Meet our August That Girl, Saranta Gattie! Ultimate #girlboss and Co-founder of The Working Capitol
When we first laid eyes on The Working Capitol’s swanky new space, we only had one thought in mind: We have to set up office here! The cool co-working space is essentially a large shophouse-turned-hybrid multi-concept space set up by our August That Girl, Saranta Gattie, and her two other partners. We met with Saranta at the sprawling site and was instantly smitten by her friendly disposition and intelligence. We found her truly inspiring and deem her to be a patron saint of ambitious #girlbosses everywhere! Ahead, Saranta’s inspiring take on the challenges and triumphs of setting up one of the coolest establishments in Singers, and why she’ll always be a Sassy Girl at heart.
Can you tell us more about yourself and your role at The Working Capitol?
I’m a big believer in creating experiences – to foster relationships, interactions and unforgettable moments. An experience can be a serendipitous encounter in a café, a skills building workshop or an intimate discussion that follows from a screening.
My role at The Working Capitol is to bring and create these opportunities. To connect the dots between people and ideas, bring relevant content to the space and facilitate experimentation and collaboration. I work strategically with partners who I believe can benefit our members and their needs.
What was the inspiration in setting up a co-working space?
The inspiration was not so much to set up a co-working space, but a multi-faceted concept that included aspects of co-working, events, F&B and lifestyle. This was perpetuated simultaneously with finding such a property that could accommodate this – a quest that was luckily pioneered by my brother, Ben. Once the two came together, we were faced with an exciting project that had infinite possibilities!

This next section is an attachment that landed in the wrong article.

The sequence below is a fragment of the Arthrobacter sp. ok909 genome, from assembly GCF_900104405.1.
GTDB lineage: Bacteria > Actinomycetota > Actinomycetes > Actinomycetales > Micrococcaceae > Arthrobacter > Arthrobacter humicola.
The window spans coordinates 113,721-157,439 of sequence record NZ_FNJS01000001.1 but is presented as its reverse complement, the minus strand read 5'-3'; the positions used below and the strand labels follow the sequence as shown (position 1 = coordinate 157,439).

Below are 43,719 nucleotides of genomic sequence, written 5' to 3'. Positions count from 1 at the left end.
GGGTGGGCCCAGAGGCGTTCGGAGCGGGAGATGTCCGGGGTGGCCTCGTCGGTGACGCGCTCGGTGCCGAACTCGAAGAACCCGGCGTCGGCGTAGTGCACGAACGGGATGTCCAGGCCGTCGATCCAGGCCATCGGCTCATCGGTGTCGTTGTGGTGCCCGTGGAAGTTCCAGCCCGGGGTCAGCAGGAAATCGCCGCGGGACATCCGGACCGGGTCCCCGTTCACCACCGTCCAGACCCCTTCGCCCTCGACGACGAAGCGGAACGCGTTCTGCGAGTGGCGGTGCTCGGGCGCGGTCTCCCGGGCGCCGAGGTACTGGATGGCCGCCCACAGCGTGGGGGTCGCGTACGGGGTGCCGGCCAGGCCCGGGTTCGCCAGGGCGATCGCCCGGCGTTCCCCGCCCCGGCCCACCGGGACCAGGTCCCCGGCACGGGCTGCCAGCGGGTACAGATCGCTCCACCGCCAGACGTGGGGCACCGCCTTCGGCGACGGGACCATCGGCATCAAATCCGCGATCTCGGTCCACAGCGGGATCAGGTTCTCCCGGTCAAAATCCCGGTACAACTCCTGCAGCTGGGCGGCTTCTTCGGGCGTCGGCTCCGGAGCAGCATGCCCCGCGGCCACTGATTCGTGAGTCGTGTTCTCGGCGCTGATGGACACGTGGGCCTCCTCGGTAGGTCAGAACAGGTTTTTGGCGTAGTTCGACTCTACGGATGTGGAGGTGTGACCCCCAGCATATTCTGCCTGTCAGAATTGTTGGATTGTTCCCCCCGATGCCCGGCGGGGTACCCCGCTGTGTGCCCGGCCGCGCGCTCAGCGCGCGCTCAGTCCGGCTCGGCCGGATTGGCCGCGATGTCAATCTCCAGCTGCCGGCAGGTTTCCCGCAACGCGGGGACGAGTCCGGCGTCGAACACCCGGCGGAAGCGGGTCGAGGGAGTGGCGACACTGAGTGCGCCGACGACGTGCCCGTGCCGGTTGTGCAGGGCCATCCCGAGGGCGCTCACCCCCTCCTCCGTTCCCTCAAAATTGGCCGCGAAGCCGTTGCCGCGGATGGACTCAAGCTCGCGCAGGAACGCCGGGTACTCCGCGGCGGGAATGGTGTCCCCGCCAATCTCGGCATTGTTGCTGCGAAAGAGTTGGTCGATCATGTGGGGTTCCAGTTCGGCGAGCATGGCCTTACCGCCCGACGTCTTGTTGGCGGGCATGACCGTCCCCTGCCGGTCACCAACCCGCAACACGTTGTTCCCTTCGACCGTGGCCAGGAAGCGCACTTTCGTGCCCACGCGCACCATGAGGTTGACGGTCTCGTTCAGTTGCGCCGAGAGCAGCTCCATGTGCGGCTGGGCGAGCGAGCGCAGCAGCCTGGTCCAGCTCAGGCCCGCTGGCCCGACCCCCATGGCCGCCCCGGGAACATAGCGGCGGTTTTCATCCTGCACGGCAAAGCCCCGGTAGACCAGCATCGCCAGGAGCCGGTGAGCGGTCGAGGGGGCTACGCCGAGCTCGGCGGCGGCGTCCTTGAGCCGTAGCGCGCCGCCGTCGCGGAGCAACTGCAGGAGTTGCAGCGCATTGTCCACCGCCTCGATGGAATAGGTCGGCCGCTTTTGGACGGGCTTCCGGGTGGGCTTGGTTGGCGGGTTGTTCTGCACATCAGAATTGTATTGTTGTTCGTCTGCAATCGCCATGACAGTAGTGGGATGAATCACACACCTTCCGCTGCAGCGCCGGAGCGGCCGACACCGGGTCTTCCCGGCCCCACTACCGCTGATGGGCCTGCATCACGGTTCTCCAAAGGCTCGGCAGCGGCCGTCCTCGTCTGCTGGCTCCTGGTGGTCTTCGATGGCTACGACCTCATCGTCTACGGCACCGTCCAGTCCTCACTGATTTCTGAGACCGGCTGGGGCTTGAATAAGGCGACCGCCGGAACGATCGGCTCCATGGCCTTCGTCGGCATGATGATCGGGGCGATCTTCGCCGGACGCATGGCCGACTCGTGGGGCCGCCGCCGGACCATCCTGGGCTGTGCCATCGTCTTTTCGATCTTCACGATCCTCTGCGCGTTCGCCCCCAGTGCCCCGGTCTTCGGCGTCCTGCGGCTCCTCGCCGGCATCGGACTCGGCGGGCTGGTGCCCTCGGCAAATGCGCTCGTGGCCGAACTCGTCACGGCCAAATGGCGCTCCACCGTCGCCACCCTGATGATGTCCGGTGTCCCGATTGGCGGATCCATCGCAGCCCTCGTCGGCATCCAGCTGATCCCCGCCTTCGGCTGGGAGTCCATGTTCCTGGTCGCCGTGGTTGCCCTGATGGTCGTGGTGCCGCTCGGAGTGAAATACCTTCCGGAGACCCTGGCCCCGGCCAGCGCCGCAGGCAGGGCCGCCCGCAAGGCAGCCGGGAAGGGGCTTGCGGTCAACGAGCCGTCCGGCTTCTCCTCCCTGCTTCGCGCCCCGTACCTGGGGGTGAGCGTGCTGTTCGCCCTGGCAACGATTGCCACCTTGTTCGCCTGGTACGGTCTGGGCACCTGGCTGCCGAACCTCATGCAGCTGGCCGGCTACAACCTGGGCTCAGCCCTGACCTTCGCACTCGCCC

We understand that you worked with many creatives for the design of the space. Talk us through the design process.
This was a unique project in many ways. The inherent architecture of this property allowed for infinite opportunities to create something beautiful, fun and unique. Working with some incredible minds – the teams behind FARM, Takenouchi Webb and Foreign Policy Design Group, the possibilities were endless. But the exciting thing was, that everyone was up for the challenge!
When we thought about the experience, we wanted to create micro-environments that could cater to different ways of working, collaborating and discovering. We thought about the spectrum of moods one might feel and the various activities people would do while working, organising or attending an event; like the need for natural light and how uplifting that can be, the ability to easily get some fresh air or grab a quick bite, the need for privacy or moments to brainstorm and come together. With these very fundamental needs in mind, we used it as a base to develop our brief and get to work!
Throughout the process it was always about coming back to our core values and ensuring that they permeated through the different aspects of the brand, the experience and the space.
What’s your favourite part/space/room of Working Capitol?
That’s really a tough one! I love sitting in different areas of the space, depending on my mood and tasks at hand. But to point out a couple spots:
- The mid-deck for its beautiful windows and natural light
- The Commons pantry and terrace for the greenery
- The Reception for its buzz of activity, people and amazing insights
Do you think Singaporeans are receptive towards the concept of co-working?